CM . . .
. Volume XXIV Number 23. . . .February 16, 2018
The Gnawer of Rocks.
Louise Flaherty. Illustrated by Jim Nelson.
Iqaluit, NU: Inhabit Media, 2017.
60 pp., hardcover, $22.95.
Grades 5 and up / Ages 10 and up.
Review by Reesa Cohen.
It was late summer. Everyone was starting to sense the coming of winter. At their seasonal camp, hunters were working hard to gather as much food as they could before winter made hunting more difficult. Everyone was busy at the camp. Two girls decided to go for a walk to quiet the younger children in their care. They walked along the shoreline of a nearby river. The rhythm of their steps and the sound of the river seemed to soothe the children. As they were walking, one of the girls found an unusually smooth and shiny stone.
In their quest to find more of these lovely stones referred to in the above excerpt, the excited girls wander further away and find themselves near an unfamiliar cave, a cave where more gleaming stones await them, and danger! After they enter the cave, they discover they are trapped there. Coming across human bones and a collection of human skulls, the girls realize the skeletal remains must belong to the children who have disappeared from their area. Suddenly the girls are confronted by an ancient land spirit, Mangittatuarjuk – the Gnawer of Rocks. Using their quick wit, trickery, ingenuity, as well as their knowledge of the history of their people, the two girls are able to escape and seek help from their tribe’s elders to deal with the fearsome spirit in a very grisly way, finally vanquishing him.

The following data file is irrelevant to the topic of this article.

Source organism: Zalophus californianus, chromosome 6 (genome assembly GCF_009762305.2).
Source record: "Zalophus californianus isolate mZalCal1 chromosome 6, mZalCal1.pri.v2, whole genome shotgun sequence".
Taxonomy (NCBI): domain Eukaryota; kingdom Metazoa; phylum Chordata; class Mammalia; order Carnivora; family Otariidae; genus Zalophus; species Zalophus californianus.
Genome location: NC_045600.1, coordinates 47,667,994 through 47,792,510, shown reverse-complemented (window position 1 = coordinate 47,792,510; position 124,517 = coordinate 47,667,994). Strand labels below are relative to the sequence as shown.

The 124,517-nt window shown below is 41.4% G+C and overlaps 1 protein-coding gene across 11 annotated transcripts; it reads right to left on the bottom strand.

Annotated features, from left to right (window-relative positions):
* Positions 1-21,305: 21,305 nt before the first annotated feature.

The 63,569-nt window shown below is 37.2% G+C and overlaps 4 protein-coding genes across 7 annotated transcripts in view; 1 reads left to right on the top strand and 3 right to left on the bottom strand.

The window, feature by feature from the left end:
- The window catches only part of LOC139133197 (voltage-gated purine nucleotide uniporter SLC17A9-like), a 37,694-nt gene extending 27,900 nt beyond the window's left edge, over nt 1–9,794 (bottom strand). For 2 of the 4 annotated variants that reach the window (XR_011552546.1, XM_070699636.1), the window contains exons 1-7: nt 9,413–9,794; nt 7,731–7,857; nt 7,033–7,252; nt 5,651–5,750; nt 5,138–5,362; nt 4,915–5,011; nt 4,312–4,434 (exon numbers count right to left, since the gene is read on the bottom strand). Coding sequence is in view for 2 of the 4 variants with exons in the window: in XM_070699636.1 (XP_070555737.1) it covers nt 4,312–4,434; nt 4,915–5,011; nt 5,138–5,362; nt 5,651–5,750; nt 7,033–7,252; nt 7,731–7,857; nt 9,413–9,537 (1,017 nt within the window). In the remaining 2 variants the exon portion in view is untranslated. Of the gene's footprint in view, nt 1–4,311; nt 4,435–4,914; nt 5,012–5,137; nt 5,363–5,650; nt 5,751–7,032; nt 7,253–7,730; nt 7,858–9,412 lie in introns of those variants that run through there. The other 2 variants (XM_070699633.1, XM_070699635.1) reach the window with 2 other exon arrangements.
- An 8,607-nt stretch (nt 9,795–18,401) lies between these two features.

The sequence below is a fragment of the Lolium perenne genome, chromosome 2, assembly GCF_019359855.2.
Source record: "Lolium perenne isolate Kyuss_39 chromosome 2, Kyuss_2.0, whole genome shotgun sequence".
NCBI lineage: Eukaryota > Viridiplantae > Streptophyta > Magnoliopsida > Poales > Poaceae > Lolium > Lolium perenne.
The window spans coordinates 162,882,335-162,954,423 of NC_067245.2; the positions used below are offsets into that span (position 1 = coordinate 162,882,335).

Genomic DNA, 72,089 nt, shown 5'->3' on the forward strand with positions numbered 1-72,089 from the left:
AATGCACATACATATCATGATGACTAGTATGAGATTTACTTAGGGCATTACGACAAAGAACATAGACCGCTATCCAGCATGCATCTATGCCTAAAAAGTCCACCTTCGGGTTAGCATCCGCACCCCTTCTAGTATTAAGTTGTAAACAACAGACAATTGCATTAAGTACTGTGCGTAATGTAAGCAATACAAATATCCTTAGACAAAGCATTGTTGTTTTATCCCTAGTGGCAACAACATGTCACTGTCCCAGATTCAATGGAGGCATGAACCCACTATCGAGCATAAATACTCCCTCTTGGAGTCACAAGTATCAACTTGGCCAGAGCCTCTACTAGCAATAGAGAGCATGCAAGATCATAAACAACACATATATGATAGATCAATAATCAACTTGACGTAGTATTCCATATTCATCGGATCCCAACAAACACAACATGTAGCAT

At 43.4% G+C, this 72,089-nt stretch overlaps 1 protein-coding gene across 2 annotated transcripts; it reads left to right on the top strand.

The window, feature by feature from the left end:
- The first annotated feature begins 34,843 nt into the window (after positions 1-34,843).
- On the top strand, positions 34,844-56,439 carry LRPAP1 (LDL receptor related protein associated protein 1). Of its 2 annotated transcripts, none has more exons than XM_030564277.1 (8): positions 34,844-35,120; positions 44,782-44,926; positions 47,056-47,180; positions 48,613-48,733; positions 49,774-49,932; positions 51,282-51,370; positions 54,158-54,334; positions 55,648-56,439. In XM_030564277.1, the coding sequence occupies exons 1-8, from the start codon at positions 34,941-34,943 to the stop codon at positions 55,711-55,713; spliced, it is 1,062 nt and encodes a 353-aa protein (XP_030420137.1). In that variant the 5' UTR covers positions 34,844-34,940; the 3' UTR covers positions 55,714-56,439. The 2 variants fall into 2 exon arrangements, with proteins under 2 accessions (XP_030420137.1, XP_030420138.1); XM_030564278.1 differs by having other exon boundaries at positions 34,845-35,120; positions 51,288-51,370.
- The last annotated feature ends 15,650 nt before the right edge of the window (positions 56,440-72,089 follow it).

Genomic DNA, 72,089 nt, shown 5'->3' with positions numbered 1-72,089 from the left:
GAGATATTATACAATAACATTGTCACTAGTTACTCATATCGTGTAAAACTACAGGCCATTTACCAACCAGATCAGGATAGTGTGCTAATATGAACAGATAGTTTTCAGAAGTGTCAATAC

It is wise that an author’s note precedes the story, itself, warning of the “gory details” of this Inuit tale. The note includes some interesting information on the originator of this dark and disturbing Arctic legend and Flaherty’s wish to retell this myth. This note might serve as a warning for educators as well on how and with whom to share this unsettling book. In the author’s afterword, she laments how true storytelling is rare in this world and that stories from long ago were used to educate, entertain, warn of dangers and even protect the listener. The Gnawer of Rocks is based on a cautionary Inuit tale about a monster with a taste for children.
Jim Nelson’s illustrations are simply stunning! They capture the mysterious dark content of the tale and feature sweeping majestic but somber landscapes. The depiction of the fearsome ogress is truly spectacular. The artwork is so intricate and effective in this graphic novel/picture book that the results give the reader a cinematic experience.
A Glossary of the Inuit terms is included.
Inhabit Media is the publisher of The Gnawer of Rocks. It is an Inuit owned publishing company that is focused on “promoting and preserving the stories, knowledge and talent of Inuit and Northern Canada”. The author, Louise Flaherty is a co-founder of Inhabit Media.
Reesa Cohen is a retired Instructor of Children’s Literature and Information Literacy at the Faculty of Education, University of Manitoba in Winnipeg, MB.
© CM Association
University of Manitoba
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